Ventriculoperitoneal Shunt

Ventriculoperitoneal shunt or VP shunt is a treatment for hydrocephalus.  It is a device used to divert the cerebrospinal fluid (CSF) from the ventricles in the brain to the abdominal cavity where it can be absorbed.  The fluid is then absorbed naturally through the peritoneal lining in the abdominal cavity back into the bloodstream.  A VP shunt needs to be surgically inserted under general anaesthetic by a neurosurgeon.  VP shunts are not without problems:

  • they can get blocked and require surgical revision
  • they can disconnect and require surgical revision
  • they can get infected and in this case they need to be removed and treatment with intravenous antibiotics is required. A week to 10 days later a new VP shunt can be inserted.

Symptoms of shunt failure can include:

  • headaches
  • vomiting
  • increased drowsiness
  • irritablilty
  • increasing head circumference (infants)
  • hard, bulging fontanelle (infants)
  • seizures
  • changes in pupils
  • sunsetting eyes
  • fever

If any of these symptoms occur the child needs to be brought to the Children's Emergency Department (CED) for assessment by the Paediatric Neurosurgical Registrar or to the family GP.

Mild Head Injury & Concussion

Tethered Spinal Cord

In tethered spinal cord, the lower end of the spinal cord stays attached to the base of the spine, rather than riding freely up and down the spinal canal. Since the spine grows faster than the spinal cord, this leads to increasing stress on the spinal cord as a child grows and becomes more active. Symptoms such as weakness in the legs, low back pain and incontinence may be the first signs of this condition.

Craniofacial Surgery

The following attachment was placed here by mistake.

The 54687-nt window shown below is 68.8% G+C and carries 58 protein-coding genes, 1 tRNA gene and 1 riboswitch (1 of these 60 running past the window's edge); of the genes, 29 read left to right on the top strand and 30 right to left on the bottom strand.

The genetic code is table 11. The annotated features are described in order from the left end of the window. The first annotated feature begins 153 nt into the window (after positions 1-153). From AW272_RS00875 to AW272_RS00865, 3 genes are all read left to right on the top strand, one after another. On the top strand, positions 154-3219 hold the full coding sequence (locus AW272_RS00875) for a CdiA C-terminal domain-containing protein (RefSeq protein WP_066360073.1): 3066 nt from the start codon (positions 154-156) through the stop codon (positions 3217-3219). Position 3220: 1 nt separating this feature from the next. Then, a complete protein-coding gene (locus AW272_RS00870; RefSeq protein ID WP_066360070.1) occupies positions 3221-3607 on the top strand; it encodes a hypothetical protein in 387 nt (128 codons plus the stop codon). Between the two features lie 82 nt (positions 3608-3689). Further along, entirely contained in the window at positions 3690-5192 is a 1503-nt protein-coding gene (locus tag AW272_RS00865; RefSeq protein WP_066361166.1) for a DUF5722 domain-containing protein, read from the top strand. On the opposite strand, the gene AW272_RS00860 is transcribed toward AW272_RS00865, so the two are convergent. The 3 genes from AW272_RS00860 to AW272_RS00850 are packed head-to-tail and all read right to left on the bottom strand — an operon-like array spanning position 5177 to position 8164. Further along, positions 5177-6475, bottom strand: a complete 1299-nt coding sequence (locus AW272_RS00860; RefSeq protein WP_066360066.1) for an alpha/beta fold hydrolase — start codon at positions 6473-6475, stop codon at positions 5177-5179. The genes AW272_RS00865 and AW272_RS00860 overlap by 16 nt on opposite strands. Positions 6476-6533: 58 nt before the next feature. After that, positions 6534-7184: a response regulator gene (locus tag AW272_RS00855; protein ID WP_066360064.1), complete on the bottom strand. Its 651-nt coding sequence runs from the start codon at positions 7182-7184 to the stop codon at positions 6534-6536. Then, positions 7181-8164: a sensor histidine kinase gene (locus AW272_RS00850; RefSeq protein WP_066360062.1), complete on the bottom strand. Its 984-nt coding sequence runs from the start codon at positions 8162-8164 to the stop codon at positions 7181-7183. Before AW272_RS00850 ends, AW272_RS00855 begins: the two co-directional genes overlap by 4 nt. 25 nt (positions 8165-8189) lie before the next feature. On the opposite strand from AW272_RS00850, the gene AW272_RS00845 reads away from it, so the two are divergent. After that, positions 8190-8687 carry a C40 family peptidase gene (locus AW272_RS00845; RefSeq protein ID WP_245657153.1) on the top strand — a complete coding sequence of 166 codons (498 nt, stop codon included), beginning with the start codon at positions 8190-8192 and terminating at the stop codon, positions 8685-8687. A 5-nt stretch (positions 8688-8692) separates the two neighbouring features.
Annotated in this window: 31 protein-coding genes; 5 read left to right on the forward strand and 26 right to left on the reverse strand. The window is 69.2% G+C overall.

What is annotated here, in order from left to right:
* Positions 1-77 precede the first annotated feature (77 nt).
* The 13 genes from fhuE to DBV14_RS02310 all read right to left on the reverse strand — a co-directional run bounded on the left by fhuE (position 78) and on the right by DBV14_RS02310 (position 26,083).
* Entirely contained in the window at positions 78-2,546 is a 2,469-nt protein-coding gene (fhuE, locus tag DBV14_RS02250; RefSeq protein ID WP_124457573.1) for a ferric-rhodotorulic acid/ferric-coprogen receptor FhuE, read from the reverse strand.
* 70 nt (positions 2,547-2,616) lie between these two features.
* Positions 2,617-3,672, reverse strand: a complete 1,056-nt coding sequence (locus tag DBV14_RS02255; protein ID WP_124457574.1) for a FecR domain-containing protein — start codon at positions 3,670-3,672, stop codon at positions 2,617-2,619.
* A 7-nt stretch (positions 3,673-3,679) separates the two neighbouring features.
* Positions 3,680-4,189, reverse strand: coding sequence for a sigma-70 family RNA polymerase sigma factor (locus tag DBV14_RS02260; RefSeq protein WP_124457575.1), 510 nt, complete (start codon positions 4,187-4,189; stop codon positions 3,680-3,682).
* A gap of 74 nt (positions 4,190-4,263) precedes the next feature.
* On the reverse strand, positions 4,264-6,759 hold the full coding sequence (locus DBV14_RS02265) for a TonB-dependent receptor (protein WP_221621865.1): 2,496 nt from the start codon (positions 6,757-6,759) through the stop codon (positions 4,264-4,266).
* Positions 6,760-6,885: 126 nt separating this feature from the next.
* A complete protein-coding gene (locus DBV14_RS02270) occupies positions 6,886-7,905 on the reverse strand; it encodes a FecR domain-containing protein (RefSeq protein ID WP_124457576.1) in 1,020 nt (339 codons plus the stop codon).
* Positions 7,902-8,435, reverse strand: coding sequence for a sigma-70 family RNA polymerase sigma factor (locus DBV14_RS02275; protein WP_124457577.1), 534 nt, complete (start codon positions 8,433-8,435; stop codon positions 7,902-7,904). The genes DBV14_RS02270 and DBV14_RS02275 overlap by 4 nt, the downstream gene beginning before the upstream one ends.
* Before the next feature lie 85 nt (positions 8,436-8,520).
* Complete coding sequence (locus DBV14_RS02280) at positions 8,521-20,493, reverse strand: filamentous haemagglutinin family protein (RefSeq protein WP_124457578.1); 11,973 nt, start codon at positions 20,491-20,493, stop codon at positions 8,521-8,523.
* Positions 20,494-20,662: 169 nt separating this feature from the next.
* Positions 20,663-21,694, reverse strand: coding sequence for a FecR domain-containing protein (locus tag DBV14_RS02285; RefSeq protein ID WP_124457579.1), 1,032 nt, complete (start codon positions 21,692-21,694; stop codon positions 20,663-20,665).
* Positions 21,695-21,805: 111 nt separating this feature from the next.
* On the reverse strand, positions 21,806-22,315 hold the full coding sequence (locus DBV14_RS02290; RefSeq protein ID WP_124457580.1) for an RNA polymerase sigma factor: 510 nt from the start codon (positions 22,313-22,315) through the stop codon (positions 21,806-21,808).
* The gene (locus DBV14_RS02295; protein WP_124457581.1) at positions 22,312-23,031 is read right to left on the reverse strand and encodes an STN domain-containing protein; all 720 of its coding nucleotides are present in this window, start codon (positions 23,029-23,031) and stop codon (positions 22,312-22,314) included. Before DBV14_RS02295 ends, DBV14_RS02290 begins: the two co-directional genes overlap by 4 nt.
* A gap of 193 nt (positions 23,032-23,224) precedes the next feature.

Craniosynostosis is a disorder in which there is early fusion of the sutures of the skull in childhood.  It produces an abnormally shaped head and, at times, appearance of the face.  The deformity varies significantly depending on the sutures or suture involved.  Surgical correction may be necessary to improve appearance and provide space for the brain to grow.  Children with this condition are seen in the Craniofacial Clinic at Superclinic in Manakau and have their surgery at Starship with a combined approach from the Plastic Surgeon and the Neurosurgeon.

Arteriovenous Malformation (AVM)

Cerebral arteriovenous malformation (AVM) often causes no signs or symptoms until the AVM ruptures, resulting in bleeding in the brain.

A cerebral arteriovenous malformation is an abnormal connection between arteries and veins in the brain that's present at birth (congenital). Arteriovenous malformations, which appear as tangles of normal or dilated blood vessels, can occur in any part of the brain. The cause isn't clear.

In most people with arteriovenous malformation bleeding is the first symptom, but some may experience:

  • seizures
  • a whooshing sound (bruit) that can be heard on examination of the skull with a stethoscope